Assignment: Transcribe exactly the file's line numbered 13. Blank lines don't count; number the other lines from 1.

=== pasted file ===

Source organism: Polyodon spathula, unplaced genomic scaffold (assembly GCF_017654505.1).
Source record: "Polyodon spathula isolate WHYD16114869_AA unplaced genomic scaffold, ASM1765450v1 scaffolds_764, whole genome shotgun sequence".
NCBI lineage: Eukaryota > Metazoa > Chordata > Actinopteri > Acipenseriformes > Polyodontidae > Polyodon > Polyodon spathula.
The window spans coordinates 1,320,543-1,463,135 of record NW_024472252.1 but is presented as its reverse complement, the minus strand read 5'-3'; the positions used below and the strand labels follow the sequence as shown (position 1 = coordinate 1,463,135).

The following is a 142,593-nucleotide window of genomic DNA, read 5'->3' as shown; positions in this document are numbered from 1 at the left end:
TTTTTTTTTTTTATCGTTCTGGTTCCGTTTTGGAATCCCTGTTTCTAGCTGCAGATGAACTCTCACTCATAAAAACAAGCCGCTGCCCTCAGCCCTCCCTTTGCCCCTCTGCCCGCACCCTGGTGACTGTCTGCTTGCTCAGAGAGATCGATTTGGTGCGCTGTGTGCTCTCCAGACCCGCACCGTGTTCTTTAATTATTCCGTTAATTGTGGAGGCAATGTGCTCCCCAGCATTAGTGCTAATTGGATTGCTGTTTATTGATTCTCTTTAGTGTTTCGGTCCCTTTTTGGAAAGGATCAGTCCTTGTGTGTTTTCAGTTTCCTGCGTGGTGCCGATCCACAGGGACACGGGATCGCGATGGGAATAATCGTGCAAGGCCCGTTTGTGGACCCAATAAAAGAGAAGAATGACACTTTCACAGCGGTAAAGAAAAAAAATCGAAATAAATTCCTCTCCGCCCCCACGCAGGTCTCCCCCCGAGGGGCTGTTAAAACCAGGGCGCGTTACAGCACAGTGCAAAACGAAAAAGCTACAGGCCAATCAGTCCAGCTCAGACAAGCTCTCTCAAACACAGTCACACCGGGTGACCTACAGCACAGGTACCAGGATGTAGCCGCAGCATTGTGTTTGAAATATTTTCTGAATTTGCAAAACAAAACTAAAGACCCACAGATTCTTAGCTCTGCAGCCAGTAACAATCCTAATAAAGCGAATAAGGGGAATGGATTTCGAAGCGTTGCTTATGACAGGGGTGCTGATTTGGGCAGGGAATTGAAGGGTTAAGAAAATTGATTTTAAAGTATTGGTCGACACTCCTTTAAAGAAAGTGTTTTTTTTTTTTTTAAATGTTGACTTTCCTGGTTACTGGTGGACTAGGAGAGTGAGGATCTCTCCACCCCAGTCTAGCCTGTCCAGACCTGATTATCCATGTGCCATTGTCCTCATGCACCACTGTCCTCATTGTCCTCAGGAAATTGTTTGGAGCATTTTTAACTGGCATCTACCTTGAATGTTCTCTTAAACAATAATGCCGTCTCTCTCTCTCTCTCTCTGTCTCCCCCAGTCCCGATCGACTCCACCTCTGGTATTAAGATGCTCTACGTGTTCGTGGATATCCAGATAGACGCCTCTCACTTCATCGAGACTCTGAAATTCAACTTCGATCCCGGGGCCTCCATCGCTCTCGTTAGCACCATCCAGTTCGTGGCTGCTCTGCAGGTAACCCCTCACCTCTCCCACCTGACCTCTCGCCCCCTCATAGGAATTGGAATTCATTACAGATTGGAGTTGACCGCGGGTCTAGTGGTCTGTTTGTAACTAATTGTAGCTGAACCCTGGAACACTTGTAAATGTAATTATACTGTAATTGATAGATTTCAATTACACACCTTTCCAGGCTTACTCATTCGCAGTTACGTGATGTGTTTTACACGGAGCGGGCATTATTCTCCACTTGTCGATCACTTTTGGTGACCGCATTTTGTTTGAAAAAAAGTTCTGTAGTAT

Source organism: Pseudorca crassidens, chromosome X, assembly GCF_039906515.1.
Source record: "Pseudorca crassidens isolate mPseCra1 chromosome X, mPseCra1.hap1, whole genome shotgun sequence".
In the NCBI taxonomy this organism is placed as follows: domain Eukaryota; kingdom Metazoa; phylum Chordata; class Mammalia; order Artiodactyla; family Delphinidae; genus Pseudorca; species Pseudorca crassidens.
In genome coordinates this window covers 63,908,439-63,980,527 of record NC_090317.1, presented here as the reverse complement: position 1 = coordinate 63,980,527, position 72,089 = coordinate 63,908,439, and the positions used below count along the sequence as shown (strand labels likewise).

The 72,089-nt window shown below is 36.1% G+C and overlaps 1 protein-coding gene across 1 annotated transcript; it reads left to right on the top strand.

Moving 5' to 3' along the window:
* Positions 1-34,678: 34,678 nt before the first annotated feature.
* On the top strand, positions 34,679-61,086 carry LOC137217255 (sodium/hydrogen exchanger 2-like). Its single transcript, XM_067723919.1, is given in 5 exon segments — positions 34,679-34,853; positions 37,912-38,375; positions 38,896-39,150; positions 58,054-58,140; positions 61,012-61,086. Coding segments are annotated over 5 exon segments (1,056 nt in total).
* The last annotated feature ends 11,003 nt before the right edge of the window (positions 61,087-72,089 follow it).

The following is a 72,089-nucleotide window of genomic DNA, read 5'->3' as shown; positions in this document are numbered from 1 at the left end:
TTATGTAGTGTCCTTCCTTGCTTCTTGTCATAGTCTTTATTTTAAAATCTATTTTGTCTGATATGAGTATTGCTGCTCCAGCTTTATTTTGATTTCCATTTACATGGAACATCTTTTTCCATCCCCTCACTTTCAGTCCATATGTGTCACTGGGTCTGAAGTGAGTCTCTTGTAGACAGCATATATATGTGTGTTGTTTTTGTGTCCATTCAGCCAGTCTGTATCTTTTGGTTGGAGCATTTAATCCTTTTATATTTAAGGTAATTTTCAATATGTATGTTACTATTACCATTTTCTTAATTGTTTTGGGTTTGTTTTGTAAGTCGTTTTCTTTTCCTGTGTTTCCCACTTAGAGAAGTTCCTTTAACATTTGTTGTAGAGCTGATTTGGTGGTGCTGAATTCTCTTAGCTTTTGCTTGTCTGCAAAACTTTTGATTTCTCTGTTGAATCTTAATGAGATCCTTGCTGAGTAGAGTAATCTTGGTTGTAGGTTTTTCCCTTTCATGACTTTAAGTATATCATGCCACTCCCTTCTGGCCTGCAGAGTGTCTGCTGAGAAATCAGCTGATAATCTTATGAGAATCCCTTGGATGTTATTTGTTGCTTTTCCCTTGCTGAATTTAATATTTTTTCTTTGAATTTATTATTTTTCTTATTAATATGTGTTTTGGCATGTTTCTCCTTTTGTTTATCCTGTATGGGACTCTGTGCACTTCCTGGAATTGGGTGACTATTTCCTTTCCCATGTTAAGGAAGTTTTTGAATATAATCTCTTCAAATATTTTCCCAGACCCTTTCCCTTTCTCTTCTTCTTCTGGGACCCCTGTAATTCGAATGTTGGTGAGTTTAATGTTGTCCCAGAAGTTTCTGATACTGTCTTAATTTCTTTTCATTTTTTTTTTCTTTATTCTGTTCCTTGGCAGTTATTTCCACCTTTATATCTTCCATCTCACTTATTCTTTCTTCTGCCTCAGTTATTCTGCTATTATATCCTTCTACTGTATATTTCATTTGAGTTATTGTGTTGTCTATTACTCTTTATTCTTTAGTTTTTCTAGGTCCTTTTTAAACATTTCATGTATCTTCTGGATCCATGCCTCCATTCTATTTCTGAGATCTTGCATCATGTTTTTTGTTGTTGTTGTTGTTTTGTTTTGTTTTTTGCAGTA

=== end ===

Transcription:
* Positions 1-34,678: 34,678 nt before the first annotated feature.